India is engaged in a curious race to the moon. In one corner, Team Indus, India’s entrant for the Google Lunar Xprize, is scheduled to land a rover on the Lunar Surface by March 2018. In the other corner, the ISRO, India’s space agency, has announced that it intends to launch the Chandrayaan 2 to the moon in the same month.

Team Indus has a tiny rover and lander

Team Indus has developed a six-kilogram rover that it intends to deliver to the lunar surface on a 600-kilogram lander. The goal is to move the rover 500 meters from the landing site and return high definition video and images from the lunar surface, thus winning the XPrize.

Team Indus has a contract to launch on a PSLV rocket from the Sriharikota launch facility on an island in the Bay of Bengal. Incidentally, the same rocket will carry the lander and rover from the Japanese Google Lunar XPrize team, Team Hakuto.

The ISRO lunar mission has an orbiter, lander, and rover

In the meantime, ISRO is planning to launch the Chandrayaan 2 on a GSLV Mk 2 rocket, also from Sriharikota. Chandrayaan 2 will consist of an orbiter, a lander, and a rover and will weigh 3,250 kilograms. It will insert into lunar orbit. Then the lander and rover will separate from the orbiter and then land on the lunar surface.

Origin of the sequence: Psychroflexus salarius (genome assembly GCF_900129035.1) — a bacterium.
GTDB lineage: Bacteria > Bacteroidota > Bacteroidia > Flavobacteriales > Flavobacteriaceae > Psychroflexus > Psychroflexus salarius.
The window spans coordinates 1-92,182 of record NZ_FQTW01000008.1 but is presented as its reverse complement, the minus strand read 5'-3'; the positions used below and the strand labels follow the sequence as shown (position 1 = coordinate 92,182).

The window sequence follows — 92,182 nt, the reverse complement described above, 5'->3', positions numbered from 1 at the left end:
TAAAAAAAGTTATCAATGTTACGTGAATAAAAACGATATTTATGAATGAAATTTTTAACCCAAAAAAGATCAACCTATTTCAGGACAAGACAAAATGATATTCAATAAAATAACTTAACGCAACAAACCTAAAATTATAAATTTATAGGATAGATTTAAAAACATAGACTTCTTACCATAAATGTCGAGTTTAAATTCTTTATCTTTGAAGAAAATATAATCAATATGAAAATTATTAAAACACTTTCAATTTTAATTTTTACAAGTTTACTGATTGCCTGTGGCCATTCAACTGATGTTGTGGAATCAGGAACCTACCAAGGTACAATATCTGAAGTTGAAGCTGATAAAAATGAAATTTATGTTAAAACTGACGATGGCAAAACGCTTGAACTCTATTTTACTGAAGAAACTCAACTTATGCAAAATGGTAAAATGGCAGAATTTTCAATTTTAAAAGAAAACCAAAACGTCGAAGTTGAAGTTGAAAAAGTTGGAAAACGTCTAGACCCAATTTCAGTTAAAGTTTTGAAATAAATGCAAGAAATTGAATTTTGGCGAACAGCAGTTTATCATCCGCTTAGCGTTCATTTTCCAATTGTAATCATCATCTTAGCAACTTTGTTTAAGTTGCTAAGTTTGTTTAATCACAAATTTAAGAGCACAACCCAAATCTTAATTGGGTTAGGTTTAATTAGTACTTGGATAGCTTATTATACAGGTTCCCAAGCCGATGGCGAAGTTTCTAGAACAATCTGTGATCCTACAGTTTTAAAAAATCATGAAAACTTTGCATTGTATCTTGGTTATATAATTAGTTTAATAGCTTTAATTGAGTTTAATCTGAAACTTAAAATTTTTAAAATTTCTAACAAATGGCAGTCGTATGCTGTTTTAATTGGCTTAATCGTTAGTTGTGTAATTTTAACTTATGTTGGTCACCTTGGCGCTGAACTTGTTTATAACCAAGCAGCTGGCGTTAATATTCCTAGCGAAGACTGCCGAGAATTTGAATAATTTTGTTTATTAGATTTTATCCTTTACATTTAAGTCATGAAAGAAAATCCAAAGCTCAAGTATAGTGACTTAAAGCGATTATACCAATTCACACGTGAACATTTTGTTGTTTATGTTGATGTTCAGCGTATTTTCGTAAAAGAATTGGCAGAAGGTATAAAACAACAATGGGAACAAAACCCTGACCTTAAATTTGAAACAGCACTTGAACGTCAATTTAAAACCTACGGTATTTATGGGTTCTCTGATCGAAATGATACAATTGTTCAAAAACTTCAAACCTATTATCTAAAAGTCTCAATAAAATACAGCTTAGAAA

India as a space power in the scramble for the moon

In ten short years, ever since the Chandrayaan 1 entered lunar orbit, India has become a significant space power.

Since its first lunar mission, ISRO has also launched a successful mission to Mars, which is still ongoing.India has also launched numerous commercial and scientific satellites into Earth orbit. The Indian space effort has been marked by its relatively small cost as compared to efforts by other nations. For example. Chandrayaan 1 cost just $80 million and Chandrayaan 2 is expected to cost $91 million.

The Team Indus effort is projected to cost even less. By comparison, similar efforts by the United States and other space powers tend to cost in the hundreds of millions of dollars.

If either or both the Team Indus and ISRO lunar efforts succeed, India will become just the fourth country to land an object on the moon, after the United States, Soviet Russia, and China.

It will become a full participant in what is shaping up to be a worldwide effort to return to the moon, as much for its water and mineral wealth as for science and national prestige. India’s space program represents that country’s emergence as a technological power to be reckoned with.